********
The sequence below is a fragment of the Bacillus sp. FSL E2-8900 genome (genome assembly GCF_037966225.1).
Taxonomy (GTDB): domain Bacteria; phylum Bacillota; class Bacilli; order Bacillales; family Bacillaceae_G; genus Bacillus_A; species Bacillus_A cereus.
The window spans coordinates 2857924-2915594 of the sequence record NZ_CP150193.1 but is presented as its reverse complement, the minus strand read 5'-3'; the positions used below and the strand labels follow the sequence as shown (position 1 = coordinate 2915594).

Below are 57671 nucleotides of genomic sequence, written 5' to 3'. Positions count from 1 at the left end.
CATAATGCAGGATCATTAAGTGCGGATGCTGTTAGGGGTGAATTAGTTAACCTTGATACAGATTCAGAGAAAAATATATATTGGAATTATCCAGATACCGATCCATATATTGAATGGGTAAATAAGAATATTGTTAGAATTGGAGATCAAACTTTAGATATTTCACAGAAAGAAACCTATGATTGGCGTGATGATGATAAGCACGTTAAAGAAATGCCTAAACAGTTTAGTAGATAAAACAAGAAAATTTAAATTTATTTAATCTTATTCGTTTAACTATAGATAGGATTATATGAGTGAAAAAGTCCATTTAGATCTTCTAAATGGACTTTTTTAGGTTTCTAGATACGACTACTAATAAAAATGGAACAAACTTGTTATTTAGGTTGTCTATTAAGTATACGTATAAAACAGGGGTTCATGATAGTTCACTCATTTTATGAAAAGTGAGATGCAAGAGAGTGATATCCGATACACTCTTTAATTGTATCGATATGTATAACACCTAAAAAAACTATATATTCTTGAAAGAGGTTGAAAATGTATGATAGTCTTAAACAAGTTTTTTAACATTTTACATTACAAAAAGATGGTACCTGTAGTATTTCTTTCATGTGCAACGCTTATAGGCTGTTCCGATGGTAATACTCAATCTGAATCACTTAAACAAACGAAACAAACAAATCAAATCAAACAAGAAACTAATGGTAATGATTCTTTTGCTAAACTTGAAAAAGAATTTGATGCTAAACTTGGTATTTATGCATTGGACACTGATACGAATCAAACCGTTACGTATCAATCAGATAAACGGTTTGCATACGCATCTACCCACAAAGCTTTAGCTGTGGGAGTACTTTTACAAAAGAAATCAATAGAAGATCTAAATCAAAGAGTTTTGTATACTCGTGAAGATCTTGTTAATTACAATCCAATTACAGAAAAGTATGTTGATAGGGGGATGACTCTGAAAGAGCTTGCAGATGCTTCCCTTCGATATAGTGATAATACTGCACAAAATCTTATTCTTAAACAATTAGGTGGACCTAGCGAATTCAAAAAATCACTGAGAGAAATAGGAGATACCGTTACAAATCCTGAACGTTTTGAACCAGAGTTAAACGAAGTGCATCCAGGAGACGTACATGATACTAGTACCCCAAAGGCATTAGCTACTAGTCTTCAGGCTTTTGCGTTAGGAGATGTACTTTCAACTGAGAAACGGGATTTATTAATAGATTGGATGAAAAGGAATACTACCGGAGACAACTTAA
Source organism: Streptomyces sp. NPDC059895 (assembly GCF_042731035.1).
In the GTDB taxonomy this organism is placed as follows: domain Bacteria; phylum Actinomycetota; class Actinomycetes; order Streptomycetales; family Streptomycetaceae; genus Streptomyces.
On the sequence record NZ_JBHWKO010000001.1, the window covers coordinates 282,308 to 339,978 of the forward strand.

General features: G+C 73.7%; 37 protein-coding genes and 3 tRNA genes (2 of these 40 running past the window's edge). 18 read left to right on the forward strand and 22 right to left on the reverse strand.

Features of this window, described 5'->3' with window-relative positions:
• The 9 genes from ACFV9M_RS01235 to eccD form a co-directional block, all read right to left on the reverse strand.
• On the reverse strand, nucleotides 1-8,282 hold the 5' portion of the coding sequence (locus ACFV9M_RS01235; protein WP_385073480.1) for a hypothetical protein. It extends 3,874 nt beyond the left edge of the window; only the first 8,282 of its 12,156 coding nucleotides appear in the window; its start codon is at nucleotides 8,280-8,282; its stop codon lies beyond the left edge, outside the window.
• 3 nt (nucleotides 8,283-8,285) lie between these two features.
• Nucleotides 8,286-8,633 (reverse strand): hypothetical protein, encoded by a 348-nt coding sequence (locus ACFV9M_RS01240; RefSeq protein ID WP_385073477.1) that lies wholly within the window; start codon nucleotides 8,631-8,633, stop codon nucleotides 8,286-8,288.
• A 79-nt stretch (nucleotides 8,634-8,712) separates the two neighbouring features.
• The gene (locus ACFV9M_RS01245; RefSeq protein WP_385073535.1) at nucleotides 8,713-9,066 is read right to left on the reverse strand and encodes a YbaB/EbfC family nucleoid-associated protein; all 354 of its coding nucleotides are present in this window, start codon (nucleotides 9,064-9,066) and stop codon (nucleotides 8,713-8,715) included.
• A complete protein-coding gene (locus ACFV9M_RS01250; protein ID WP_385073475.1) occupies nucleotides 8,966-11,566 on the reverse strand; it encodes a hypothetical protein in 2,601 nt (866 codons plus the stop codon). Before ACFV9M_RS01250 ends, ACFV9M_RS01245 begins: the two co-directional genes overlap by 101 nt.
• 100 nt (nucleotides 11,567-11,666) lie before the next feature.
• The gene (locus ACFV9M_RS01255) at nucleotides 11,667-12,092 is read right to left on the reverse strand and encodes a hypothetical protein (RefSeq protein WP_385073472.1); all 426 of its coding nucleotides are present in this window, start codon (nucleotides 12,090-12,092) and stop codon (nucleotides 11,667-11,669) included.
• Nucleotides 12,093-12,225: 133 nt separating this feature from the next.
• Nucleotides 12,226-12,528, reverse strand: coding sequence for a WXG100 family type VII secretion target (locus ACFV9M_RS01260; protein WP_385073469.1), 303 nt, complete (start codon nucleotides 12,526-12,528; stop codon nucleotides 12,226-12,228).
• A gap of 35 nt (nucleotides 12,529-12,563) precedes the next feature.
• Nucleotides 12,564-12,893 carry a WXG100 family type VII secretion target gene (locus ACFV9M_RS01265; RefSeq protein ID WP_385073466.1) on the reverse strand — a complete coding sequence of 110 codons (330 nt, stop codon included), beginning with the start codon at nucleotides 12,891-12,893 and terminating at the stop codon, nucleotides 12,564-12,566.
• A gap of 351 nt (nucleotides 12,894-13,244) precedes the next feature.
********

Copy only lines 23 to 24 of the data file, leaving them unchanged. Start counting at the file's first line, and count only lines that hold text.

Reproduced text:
• Nucleotides 12,564-12,893 carry a WXG100 family type VII secretion target gene (locus ACFV9M_RS01265; RefSeq protein ID WP_385073466.1) on the reverse strand — a complete coding sequence of 110 codons (330 nt, stop codon included), beginning with the start codon at nucleotides 12,891-12,893 and terminating at the stop codon, nucleotides 12,564-12,566.
• A gap of 351 nt (nucleotides 12,894-13,244) precedes the next feature.